The following guest blog comes from Corey Tyree, Ph.D., Director of Energy & Environment at Southern Research and a Senior Policy Advisor for the Energy Institute of Alabama.
Whether it be food or energy or water, Americans are known for consuming more and more. There is at least one exception – electricity. In Alabama, and the U.S. as a whole, we are consuming less and less. Electricity consumption (as measured by electricity sales) has fallen nationally five of the past eight years and only increased 5 percent during the 2000s. Consumption in Alabama lags behind even that slow pace, with consumption actually decreasing 1 percent in the 2000s. And the recovery since the Great Recession has been no recovery at all for Alabama electricity suppliers with consumption of their product again declining (2.2 percent) in the period 2010-2015.
Electricity consumption once strongly correlated with economic growth. When the economy grew, so too did electricity consumption. This correlation had been weakening for decades. Never has this been more evident than in the most recent decade, which saw gross domestic product increase 15 percent while electricity consumption remained flat. Electricity consumption remained flat even as Americans built more homes, built larger homes, constructed new commercial building space, built new information technology infrastructure, migrated westward and southward where space heating and air conditioning is more heavily utilized, and spent more and more of our lives staring at large, bright screens.
These sources of additional electricity consumption are moderated, in some cases dwarfed, by other factors such as: 1) building codes that include efficiency measures, 2) slowing population growth, 3) near market saturation of electric appliances, 4) energy efficiency standards (e.g. appliance efficiency standards), 5) success of utility demand-side management programs that resulted in greater adoption of energy efficiency measures, 6) distributed electrical generation (e.g. rooftop solar), and 7) structural changes in the economy to less energy-intensive industries.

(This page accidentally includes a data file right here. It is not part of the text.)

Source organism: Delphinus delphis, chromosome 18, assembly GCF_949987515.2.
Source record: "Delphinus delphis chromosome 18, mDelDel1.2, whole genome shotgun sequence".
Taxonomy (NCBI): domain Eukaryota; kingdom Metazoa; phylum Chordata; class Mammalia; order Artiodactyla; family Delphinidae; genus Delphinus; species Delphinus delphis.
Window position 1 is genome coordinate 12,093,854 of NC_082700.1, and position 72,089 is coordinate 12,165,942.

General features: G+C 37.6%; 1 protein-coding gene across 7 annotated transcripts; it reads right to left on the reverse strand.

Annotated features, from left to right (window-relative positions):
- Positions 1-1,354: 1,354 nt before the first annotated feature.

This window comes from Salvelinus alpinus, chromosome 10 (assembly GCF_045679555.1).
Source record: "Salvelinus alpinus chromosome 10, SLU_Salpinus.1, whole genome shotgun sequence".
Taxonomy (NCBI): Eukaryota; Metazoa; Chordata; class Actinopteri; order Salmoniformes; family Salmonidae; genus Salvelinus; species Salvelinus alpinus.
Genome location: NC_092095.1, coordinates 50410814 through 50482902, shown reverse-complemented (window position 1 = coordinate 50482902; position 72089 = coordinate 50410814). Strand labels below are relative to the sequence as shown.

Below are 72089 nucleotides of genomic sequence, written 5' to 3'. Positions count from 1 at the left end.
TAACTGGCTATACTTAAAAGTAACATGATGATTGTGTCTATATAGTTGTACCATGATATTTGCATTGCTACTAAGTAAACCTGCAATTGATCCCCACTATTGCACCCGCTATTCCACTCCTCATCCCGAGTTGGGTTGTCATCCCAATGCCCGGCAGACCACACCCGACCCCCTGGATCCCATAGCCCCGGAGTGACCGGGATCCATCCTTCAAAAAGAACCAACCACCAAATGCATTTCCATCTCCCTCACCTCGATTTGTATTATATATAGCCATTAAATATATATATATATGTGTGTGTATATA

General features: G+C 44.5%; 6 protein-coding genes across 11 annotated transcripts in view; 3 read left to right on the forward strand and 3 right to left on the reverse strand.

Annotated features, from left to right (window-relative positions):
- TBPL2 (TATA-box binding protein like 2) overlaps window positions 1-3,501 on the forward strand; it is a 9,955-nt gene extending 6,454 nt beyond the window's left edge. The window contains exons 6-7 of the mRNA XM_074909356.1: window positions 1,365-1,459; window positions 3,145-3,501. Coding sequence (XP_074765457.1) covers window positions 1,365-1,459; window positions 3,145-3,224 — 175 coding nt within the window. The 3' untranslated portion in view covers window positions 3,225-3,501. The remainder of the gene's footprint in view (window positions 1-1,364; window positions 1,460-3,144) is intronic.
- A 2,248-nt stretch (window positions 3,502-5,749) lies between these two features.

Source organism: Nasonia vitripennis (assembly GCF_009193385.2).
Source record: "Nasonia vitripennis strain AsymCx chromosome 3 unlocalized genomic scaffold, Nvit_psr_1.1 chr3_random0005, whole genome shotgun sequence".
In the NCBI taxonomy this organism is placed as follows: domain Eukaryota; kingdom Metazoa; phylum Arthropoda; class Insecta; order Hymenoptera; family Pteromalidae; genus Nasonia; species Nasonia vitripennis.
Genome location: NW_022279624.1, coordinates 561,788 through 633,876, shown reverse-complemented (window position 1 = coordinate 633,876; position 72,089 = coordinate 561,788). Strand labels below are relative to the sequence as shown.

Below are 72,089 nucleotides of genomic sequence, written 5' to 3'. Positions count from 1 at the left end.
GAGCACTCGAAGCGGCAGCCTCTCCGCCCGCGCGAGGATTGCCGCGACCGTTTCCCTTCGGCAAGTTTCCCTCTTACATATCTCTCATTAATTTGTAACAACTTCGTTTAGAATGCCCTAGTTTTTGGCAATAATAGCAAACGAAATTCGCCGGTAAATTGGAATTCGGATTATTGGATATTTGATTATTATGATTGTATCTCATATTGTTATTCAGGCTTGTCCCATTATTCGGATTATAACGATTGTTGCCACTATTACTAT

The impact of these factors on electricity sales to the residential, commercial, and industrial segments is profound. Programs like U.S. Environmental Protection Agency’s ENERGY STAR reduced electricity consumption an estimated 200 billion kilowatt-hours per year. Homeowners and commercial business owners alike are implementing more efficient technologies that require less electricity than existing stock. Publix reduced electricity usage by about 10 percent by replacing existing incandescent light bulbs with more efficient LED lights. Publix also installed 150,000 kilowatt-hours of distributed solar power generation, which further reduces the amount of electricity they demand from electric utilities. Even energy intensive industries such as steelmaking are finding a way to cut electricity consumption. Electricity consumption from U.S. steelmakers fell 5 percent from 2002 to 2012 even as cost considerations favored increasing production from efficient electric arc furnaces, which receive a greater proportion of their energy from electricity than basic oxygen furnaces. Going forward, the U.S. Energy Information Administration projects the energy intensity of each of the residential, commercial, and industrial segments to continue to fall over the next 25 years.